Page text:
Jim Goddard (2 February 1936 – 17 June 2013) was an English film and TV director who was born in Battersea, London. He directed episodes of many UK TV series such as Public Eye, Callan, Special Branch, The Sweeney, The Ruth Rendell Mysteries, The Bell and Holby City. He may be best known outside England for the TV series Kennedy starring Martin Sheen or directing the film Shanghai Surprise as a vehicle for newlyweds Sean Penn and Madonna.
Born James Dudley Goddard in Battersea, 1936, he studied at the Slade School of Fine Art and then became a set designer. Following a short period at the Royal Opera House, contributing to productions by Zeffirelli and Visconti, he moved into television work. In 1959 he joined the ABC Television design department as a production designer where he could be working one week on a kitchen-sink drama for Armchair Theatre or the next on a children's sci-fi series. Significantly he worked on The Avengers series which ran on ITV from 1961 to 1969.
He first achieved recognition as a director for his work on five episodes of ABC TV's Tempo (1965-67), an arts magazine show, which led to his close friendship with Trevor Preston and Mike Hodges. Preston and Hodges were influential in establishing Euston Films. Goddard, Preston and Terry Green, whilst at ABC in 1965, produced a detailed proposal for a specialist production unit that shot dramas on 16mm film, rather than the then usual larger videotape cameras. This smaller film unit became the standard for Euston Films, a company that played an important role in Goddard's future career.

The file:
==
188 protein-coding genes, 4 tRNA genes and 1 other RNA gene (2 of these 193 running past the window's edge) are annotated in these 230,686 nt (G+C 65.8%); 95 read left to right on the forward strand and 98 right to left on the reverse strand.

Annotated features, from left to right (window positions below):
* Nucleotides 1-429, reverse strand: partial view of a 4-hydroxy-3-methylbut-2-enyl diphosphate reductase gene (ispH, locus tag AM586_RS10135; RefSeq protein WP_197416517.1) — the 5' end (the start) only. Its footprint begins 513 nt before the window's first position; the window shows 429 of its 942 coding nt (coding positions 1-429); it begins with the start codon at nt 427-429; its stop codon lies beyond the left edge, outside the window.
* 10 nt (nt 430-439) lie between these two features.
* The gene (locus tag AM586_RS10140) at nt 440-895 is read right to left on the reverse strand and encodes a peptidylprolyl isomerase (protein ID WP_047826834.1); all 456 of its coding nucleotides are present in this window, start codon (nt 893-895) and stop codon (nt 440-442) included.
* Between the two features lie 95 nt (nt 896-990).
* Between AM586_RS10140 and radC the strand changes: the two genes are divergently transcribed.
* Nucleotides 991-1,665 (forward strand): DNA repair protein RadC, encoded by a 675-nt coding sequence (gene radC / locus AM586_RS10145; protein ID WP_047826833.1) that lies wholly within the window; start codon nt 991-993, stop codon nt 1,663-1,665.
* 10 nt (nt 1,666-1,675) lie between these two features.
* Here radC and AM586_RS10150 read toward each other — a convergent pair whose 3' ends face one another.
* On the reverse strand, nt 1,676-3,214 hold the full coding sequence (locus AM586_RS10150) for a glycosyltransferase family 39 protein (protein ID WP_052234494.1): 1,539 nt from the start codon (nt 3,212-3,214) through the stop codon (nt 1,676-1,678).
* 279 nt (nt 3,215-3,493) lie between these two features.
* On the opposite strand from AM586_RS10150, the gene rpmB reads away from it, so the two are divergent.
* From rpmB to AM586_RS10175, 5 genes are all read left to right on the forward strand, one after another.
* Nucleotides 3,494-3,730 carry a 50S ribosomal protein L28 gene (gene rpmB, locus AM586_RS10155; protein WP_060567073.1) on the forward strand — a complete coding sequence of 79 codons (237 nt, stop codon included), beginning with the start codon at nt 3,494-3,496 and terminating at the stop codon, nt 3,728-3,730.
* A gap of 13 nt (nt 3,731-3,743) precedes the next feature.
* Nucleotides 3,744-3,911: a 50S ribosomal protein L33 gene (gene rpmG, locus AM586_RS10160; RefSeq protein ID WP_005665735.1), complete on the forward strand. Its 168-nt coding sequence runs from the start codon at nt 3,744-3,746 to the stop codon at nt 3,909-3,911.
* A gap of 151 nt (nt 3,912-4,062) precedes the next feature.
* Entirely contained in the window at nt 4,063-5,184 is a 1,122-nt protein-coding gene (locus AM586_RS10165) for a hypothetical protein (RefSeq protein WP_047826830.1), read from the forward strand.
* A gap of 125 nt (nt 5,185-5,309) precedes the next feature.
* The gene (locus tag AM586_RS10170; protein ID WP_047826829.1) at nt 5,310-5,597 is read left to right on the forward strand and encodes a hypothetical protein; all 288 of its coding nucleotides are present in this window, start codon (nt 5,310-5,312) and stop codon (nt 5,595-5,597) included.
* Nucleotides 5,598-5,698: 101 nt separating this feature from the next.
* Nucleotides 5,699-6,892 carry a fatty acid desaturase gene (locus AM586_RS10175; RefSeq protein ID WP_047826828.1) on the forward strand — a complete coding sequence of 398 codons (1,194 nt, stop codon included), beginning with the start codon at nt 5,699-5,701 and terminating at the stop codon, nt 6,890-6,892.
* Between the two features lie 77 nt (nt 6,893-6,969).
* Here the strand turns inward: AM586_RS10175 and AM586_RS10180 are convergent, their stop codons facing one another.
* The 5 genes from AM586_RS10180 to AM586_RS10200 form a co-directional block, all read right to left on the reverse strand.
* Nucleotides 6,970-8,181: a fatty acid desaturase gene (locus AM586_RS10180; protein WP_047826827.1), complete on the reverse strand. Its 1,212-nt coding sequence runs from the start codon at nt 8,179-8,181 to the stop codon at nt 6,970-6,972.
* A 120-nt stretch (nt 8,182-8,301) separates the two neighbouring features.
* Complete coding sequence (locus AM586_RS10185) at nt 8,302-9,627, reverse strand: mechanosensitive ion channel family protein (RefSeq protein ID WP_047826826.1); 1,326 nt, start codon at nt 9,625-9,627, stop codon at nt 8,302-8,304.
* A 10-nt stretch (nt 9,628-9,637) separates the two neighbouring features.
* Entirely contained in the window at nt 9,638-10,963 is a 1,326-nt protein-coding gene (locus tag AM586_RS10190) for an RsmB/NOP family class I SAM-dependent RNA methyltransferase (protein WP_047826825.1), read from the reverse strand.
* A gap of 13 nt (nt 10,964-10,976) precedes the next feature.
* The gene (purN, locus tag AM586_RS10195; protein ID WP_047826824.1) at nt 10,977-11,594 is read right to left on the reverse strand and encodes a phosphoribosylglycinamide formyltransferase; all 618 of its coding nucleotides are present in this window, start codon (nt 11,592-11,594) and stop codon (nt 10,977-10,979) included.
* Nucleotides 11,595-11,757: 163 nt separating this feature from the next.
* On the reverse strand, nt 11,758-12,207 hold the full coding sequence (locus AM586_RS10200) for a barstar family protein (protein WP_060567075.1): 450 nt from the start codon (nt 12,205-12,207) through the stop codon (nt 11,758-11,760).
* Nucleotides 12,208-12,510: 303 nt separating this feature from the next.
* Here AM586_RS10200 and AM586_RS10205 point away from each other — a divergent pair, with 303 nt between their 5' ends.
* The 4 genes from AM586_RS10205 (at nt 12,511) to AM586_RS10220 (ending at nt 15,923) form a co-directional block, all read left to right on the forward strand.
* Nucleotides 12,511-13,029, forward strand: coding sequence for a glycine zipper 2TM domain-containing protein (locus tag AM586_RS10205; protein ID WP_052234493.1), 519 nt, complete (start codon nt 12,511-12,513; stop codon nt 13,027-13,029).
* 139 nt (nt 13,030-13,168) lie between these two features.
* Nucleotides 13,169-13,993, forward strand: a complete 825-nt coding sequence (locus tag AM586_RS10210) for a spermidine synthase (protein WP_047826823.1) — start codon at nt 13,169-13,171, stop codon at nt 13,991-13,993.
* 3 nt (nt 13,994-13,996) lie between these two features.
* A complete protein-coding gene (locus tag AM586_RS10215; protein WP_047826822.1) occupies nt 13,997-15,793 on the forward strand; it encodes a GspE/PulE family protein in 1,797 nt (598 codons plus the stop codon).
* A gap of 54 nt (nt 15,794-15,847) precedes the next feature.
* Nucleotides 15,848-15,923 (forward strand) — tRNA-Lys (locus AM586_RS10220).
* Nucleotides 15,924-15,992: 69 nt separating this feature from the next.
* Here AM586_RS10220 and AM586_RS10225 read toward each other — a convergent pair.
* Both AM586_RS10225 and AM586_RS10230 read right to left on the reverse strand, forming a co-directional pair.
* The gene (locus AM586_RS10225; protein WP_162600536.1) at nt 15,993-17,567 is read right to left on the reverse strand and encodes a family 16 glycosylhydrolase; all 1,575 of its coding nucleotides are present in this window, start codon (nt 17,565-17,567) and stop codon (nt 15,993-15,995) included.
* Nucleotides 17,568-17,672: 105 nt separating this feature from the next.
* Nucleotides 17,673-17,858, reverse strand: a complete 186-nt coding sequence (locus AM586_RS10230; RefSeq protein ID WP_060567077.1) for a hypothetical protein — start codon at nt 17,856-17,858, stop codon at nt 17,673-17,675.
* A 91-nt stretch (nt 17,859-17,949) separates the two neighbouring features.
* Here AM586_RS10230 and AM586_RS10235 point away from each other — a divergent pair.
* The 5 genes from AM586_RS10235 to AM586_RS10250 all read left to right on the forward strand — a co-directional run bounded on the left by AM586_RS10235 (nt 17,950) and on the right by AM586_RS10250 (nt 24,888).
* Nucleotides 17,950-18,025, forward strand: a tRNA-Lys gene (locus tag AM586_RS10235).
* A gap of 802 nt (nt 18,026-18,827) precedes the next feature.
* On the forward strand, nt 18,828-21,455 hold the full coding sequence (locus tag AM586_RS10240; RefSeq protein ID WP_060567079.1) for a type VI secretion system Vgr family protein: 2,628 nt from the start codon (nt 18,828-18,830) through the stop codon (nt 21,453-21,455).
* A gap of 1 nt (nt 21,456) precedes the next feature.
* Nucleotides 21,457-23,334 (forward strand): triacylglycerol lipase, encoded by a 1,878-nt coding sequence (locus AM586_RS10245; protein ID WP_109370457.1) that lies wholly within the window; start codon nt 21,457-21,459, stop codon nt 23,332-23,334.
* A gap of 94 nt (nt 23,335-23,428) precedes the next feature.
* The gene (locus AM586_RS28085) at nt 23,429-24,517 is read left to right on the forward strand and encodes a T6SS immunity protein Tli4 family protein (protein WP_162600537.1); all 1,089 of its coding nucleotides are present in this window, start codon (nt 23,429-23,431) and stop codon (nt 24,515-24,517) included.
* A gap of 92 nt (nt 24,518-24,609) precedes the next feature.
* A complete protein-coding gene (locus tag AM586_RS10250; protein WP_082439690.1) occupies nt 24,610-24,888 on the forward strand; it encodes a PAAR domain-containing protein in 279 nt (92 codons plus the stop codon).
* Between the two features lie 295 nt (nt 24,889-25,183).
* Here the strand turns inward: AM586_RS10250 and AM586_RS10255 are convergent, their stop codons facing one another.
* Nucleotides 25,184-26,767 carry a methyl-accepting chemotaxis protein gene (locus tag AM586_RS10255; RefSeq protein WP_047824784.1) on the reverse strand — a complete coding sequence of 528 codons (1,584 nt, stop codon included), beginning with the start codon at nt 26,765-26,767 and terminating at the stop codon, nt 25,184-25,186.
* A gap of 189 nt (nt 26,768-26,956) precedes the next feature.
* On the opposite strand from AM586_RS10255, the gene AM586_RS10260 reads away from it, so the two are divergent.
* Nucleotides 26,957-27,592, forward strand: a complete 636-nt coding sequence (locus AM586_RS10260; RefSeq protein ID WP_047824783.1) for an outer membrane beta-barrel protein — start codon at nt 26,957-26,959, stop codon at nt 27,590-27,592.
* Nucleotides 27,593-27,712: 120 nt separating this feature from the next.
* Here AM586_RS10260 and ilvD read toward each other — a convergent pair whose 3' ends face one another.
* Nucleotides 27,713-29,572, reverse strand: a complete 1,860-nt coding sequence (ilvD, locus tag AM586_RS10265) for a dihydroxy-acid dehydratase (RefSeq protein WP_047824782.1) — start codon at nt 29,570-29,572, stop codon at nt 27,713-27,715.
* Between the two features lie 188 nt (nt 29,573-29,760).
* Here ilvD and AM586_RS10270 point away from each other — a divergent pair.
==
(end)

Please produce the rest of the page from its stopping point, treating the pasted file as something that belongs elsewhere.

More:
- Out (1978 TV series, 6 episodes)
- Fox (1980 TV series, 13 episodes)
- The Black Stuff (1980 BBC TV play that launched the Boys from the Blackstuff series)
- A Tale of Two Cities (1980 TV film)
- The Life and Adventures of Nicholas Nickleby (1982 TV miniseries)
- Reilly, Ace of Spies (1983 TV miniseries)
- Kennedy (1983 TV miniseries)
- Parker (1984)
- Hitler's SS: Portrait in Evil (1985 TV film)
- Shanghai Surprise (1986)
- Metamorphosis (TV film) (with Steven Berkoff) (1987 TV film)
- The Impossible Spy (1987 TV film)
- The Four Minute Mile (1988 TV film)
- The Free Frenchman (1989 TV miniseries)
- De terre et de sang (1992 TV film)
- Lie Down with Lions (1994 TV film)
- Gadgetman (1996 TV film)
- The House of Angelo (1997)
- 1984 — Won the BAFTA TV Award for Best Drama Series/Serial for Kennedy (1983).
- 1985 — Nominated for Best Film for Parker (1986) at Mystfest.
- 1987 — Nominated for a Razzie Award for Worst Director for Shanghai Surprise.
- Farquhar, Simon (4 July 2013). "Jim Goddard: Director whose best work brought a grim, seedy beauty to London's underworld". The Independent. Retrieved 29 March 2019.
- Baker, Richard Anthony (25 July 2013). "Jim Goddard - Obituaries". The Stage. Retrieved 29 March 2019.
- "Jim Goddard". The Times. 30 July 2013. Retrieved 29 March 2019.
- Williams, John. "BFI Screenonline: Goddard, Jim (1936-2013) Biography". www.screenonline.org.uk. Retrieved 29 March 2019.
- Gadney, Reg (27 June 2013). "Jim Goddard obituary | Television & radio". London: The Guardian. Retrieved 28 June 2013.
- Gilbert, Pat (2010). Shut It!: The Inside Story of The Sweeney. Aurum Press. p. 55. ISBN 9781845136604. Retrieved 30 January 2019.
- "BAFTA Awards - Television - Drama Series or Serial in 1984". awards.bafta.org. Retrieved 29 March 2019.
Winner - Kennedy - Andrew Brown, Jim Goddard
- "Razzie Awards  (List of Award Winners and Nominees)". FamousFix.com. Retrieved 29 March 2019.